I hate to be cynical, but the NRA’s objection to doctors even asking about gun ownership seems to be rooted in an obvious, disgraceful motive. Their concern about privacy doesn’t really wash, given the already-intimate nature of the doctor-patient relationship. Could be that, while discussing gun safety, pediatricians are also likely to offer this advice:

The best way to keep your children safe from injury or death from guns is to NEVER have a gun in the home.

  • Do not purchase a gun, especially a handgun.
  • Remove all guns present in the home.
  • Talk to your children about the dangers of guns, and tell them to stay away from guns.
  • Find out if there are guns in the homes where your children play. If so, talk to the adults in the house about the dangers of guns to their families.

People ignore their doctors all the time, but that could still put a hefty crimp in sales.

Not having a gun in the house with your children is still no guarantee of their safety, especially if they’re going to be exposed to friends whose parents don’t lock up their guns. As such, the NRA’s dual campaign, to get parents not to lock up their guns for fear of a home invasion and to prevent doctors from advising other parents from locking up their guns, is a danger to your children, even if you don’t own guns. If you’re a responsible gun owner, the NRA is risking your child’s life every time he or she goes over to a friend’s house.

But, hey, at least the NRA offers The Eddie Eagle GunSafe® Program, for when kids run into those guns that the NRA told their parents not to lock up. The organization offers the costumed mascot to schools and other institutions for a “nominal fee,” but let me save you the dough:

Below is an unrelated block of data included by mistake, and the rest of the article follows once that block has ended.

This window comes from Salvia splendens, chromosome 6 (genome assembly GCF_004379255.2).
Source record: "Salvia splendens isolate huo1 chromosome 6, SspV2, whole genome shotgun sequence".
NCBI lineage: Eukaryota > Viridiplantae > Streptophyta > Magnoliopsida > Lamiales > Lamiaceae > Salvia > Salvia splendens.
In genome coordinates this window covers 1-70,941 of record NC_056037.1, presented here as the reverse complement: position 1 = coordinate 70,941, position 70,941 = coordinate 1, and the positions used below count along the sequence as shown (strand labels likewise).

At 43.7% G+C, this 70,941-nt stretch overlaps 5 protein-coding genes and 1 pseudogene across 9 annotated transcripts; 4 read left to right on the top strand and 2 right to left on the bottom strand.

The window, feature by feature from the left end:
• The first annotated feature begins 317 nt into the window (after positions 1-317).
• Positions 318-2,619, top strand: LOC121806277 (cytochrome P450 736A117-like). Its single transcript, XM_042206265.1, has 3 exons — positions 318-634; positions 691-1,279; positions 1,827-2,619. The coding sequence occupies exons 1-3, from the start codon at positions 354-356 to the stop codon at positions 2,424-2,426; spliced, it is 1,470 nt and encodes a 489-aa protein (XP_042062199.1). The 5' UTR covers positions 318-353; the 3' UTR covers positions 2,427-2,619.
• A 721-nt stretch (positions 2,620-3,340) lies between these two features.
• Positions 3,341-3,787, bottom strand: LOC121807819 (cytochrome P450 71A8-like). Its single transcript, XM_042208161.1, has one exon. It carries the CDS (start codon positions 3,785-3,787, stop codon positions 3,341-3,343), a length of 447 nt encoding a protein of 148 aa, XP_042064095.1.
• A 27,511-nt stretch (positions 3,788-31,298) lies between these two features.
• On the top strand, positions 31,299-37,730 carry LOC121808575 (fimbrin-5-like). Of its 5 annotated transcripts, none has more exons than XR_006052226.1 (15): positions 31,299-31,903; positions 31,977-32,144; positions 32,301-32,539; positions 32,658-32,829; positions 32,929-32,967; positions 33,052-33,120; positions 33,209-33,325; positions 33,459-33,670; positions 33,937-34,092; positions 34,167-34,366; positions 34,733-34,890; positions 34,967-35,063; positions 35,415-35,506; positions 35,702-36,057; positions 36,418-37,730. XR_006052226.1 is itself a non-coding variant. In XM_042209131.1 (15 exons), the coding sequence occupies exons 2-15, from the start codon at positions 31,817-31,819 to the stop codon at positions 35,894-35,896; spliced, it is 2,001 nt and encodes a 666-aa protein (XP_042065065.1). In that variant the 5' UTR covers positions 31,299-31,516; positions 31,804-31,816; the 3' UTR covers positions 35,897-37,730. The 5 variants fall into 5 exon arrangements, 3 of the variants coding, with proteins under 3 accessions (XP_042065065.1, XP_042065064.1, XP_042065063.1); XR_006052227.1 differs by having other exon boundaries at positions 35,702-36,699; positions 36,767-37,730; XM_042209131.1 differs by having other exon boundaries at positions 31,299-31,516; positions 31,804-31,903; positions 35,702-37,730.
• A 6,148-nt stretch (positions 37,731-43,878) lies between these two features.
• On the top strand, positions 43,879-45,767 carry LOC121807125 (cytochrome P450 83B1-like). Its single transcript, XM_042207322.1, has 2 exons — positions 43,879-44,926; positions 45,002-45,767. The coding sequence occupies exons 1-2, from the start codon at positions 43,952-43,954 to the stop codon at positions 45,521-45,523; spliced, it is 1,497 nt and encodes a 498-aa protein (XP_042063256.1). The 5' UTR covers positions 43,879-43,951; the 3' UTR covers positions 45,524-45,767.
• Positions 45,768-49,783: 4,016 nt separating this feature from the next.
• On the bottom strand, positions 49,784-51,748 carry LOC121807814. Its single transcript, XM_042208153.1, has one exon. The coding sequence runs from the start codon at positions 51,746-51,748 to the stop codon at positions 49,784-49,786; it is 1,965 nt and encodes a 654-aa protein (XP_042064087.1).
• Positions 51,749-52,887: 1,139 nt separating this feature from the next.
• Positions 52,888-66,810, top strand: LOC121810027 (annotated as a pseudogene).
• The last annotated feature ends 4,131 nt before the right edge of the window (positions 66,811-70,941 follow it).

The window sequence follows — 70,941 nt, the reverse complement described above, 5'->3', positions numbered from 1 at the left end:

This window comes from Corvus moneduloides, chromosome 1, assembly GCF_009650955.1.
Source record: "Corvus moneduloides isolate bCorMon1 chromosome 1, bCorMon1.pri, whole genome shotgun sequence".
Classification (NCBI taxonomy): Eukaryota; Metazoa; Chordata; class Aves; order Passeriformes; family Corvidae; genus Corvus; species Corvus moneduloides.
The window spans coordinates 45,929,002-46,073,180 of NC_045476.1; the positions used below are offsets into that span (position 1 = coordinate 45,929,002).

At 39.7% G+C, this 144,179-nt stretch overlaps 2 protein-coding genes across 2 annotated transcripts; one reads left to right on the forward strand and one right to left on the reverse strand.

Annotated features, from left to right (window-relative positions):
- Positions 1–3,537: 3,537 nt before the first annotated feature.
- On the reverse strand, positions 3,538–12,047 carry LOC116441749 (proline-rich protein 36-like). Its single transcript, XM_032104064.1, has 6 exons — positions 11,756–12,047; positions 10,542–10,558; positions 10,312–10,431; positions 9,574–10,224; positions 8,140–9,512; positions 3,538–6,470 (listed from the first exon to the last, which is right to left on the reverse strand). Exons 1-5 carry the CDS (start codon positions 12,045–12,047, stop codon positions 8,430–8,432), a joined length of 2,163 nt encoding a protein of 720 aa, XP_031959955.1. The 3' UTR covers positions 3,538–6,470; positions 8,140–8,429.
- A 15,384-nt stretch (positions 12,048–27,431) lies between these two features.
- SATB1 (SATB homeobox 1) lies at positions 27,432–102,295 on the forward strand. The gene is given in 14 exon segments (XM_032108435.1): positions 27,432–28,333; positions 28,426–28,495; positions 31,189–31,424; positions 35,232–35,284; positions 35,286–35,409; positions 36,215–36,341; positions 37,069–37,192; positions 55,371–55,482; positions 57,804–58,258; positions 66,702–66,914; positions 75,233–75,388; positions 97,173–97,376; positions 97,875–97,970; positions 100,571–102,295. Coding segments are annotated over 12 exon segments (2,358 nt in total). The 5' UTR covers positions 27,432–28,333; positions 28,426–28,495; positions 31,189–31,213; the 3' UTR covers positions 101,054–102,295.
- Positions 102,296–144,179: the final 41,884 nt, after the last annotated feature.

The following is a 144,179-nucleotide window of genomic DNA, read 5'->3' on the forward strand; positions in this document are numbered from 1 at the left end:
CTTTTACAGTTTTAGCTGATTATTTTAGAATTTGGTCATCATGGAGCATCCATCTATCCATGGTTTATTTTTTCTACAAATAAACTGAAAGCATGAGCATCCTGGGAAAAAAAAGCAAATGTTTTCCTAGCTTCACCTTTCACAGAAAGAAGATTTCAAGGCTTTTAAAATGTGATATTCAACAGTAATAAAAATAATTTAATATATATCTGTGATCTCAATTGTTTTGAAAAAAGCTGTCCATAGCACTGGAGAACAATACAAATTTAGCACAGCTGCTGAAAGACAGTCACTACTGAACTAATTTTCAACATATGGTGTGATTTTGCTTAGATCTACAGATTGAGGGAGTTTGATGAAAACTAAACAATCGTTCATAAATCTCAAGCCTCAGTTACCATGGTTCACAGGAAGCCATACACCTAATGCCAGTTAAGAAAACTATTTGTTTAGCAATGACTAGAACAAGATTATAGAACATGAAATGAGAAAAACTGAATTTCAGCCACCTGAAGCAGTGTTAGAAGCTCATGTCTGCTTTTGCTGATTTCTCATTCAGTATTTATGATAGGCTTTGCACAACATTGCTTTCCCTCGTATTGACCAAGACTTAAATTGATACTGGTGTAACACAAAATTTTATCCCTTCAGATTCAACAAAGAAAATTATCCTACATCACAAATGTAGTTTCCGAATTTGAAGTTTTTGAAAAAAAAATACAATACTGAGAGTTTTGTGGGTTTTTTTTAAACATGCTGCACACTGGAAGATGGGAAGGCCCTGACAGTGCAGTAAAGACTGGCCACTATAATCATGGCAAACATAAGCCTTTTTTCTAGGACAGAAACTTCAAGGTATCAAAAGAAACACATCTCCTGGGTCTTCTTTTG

If you see a gun:
Don’t Touch.
Leave the Area.
Tell an Adult.

That’s it. In the Eddie Eagle videos (one of which stars Jason Priestley and a giant cellphone), cartoon kiddies are drilled on memorizing that routine to an interpretive dance (the Glockarena?), and the only indication of the risks posed by the guns is a single mention that they might “get hurt.”

Now, some cynical Brady Campaign crank says that Eddie Eagle is just a fig leaf to give the NRA cover for all of the other ways it undermines children’s safety, but even if that’s true, what’s the harm? Well, according to multiple studies, the Eddie Eagle program doesn’t work, and even seems to encourage some children to play with guns when they find them:

Gun avoidance programs are designed to educate children as a way of reducing firearm injury (eg, Eddie Eagle, STAR); however, several evaluation studies have demonstrated that such programs do not prevent risk behaviors, and may even increase gun handling among children. In contrast, results of a large national randomized controlled trial demonstrated that brief physician counseling directed at parents, combined with distribution of gunlocks, may be effective in promoting safer storage of guns in homes with children.

A recent randomized controlled trial found that a safe storage campaign with gun safe distribution was both feasible and effective at limiting household exposure to unlocked and loaded guns.

There’s no way to completely eliminate the risks that guns pose to children, but the NRA is doing worse than nothing. Right now, there’s a loaded, unlocked gun waiting for a child to find it, in part because the NRA tells its members that locking up their guns (even with children in the house) will get them murdered, and in part because the NRA has done everything it can to prevent doctors from giving sound advice to parents. If the NRA has its way, the only thing standing between that child and death is Eddie Eagle and the Glockarena. Even if the gun culture won’t demand it, their kids deserve better, and so do everyone else’s.

Have a tip we should know?

Filed Under: